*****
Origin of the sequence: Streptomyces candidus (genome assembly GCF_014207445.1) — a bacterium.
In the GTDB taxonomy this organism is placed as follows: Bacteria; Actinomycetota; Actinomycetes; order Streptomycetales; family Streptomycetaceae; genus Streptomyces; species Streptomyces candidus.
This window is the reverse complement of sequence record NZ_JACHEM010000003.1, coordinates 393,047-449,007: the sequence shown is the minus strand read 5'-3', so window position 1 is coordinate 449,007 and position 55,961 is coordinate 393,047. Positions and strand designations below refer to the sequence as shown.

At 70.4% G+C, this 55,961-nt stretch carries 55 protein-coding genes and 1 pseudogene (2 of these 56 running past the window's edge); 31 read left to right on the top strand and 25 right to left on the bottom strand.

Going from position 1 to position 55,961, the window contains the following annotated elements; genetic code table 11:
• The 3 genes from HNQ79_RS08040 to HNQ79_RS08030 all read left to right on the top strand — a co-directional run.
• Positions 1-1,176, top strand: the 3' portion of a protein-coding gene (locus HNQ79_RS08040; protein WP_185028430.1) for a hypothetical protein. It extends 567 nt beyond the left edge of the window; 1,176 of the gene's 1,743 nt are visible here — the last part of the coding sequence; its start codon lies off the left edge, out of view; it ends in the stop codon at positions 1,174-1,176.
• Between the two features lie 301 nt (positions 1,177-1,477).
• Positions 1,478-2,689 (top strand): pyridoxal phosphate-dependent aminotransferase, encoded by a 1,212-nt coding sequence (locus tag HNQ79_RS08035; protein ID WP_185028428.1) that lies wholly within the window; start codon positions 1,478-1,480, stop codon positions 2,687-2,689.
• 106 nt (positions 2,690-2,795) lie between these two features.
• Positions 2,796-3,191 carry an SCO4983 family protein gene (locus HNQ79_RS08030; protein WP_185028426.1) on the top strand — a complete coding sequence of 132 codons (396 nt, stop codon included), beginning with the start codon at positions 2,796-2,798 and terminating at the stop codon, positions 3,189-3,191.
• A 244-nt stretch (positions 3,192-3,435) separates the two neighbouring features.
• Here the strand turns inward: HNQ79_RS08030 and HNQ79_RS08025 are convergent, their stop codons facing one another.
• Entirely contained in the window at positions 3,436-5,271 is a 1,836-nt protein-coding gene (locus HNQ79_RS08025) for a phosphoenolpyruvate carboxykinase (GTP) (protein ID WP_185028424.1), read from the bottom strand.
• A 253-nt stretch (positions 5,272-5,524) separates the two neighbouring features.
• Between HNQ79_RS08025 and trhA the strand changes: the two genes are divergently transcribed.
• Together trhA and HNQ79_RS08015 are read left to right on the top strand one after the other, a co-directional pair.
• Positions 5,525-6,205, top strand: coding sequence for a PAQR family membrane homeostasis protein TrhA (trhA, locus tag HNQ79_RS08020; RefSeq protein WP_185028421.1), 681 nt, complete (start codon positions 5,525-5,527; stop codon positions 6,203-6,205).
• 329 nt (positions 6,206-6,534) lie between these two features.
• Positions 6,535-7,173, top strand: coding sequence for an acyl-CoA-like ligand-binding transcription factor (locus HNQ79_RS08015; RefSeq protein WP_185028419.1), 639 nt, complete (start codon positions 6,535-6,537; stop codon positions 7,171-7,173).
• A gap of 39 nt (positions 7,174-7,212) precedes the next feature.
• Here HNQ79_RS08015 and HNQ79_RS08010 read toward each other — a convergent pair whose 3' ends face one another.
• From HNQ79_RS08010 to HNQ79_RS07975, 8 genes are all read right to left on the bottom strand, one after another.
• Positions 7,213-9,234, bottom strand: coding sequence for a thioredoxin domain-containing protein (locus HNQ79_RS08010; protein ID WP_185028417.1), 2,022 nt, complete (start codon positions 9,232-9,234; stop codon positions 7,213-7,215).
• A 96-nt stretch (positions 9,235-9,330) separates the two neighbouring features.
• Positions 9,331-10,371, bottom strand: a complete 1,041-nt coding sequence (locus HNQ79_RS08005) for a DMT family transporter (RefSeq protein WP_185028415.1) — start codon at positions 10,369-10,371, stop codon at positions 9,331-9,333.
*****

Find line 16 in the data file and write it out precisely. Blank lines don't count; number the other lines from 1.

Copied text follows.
• Between HNQ79_RS08025 and trhA the strand changes: the two genes are divergently transcribed.